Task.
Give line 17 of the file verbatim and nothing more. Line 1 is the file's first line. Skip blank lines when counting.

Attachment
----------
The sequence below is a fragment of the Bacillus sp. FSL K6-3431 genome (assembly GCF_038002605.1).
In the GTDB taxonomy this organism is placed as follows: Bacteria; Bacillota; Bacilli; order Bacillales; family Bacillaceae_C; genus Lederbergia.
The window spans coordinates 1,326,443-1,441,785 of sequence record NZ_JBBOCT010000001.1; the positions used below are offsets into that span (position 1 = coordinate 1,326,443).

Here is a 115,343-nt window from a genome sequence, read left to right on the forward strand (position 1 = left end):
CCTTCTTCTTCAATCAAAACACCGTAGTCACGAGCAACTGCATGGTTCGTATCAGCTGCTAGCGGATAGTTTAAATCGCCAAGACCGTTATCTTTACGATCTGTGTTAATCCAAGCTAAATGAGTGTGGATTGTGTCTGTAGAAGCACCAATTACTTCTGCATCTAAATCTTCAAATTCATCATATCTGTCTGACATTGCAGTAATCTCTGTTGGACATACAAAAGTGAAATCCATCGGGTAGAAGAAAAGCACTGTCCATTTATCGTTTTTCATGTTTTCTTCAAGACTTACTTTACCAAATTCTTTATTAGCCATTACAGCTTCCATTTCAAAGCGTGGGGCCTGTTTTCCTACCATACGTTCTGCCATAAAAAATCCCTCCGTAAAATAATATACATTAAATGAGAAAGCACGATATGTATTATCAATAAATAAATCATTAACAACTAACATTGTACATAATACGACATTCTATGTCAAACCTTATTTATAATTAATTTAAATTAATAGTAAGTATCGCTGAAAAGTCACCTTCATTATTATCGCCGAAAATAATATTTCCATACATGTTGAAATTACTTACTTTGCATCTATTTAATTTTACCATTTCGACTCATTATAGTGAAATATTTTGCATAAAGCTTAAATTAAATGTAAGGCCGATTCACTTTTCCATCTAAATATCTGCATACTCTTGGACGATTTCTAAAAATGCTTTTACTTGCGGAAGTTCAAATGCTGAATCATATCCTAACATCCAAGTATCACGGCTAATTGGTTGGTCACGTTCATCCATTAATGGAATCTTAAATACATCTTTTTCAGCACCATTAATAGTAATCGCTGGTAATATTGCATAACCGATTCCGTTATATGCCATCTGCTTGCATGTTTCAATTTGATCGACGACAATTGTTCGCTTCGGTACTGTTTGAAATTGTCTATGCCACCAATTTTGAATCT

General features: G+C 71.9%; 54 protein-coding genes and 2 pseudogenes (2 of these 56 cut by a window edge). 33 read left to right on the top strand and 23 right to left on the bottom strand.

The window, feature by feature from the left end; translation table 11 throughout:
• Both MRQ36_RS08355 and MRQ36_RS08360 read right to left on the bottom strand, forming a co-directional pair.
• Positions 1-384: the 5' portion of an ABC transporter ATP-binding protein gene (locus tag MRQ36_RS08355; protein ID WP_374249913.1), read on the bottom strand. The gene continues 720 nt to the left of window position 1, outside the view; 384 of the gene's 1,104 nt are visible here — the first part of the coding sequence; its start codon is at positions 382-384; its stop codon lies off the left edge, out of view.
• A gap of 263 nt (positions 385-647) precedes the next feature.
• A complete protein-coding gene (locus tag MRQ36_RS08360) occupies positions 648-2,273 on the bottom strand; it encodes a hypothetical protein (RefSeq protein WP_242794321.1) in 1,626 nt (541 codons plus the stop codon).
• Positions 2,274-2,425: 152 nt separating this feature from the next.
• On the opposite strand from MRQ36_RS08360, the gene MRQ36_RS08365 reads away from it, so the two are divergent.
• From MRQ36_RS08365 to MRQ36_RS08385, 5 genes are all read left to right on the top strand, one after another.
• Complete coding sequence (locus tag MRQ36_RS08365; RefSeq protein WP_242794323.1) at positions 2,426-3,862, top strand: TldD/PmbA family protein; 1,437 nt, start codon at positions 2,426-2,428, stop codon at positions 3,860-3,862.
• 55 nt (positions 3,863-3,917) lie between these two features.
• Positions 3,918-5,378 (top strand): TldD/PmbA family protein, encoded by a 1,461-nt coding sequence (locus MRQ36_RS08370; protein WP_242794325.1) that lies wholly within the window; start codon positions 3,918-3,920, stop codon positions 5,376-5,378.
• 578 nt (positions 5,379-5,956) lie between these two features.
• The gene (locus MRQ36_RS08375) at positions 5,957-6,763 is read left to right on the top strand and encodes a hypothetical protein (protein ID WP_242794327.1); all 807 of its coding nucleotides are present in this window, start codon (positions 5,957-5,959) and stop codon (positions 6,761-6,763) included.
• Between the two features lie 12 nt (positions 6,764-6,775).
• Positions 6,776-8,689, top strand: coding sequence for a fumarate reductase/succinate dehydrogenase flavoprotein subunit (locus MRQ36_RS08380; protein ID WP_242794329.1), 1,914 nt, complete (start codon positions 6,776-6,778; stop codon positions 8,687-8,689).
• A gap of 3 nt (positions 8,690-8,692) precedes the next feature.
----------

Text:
• Positions 3,918-5,378 (top strand): TldD/PmbA family protein, encoded by a 1,461-nt coding sequence (locus MRQ36_RS08370; protein WP_242794325.1) that lies wholly within the window; start codon positions 3,918-3,920, stop codon positions 5,376-5,378.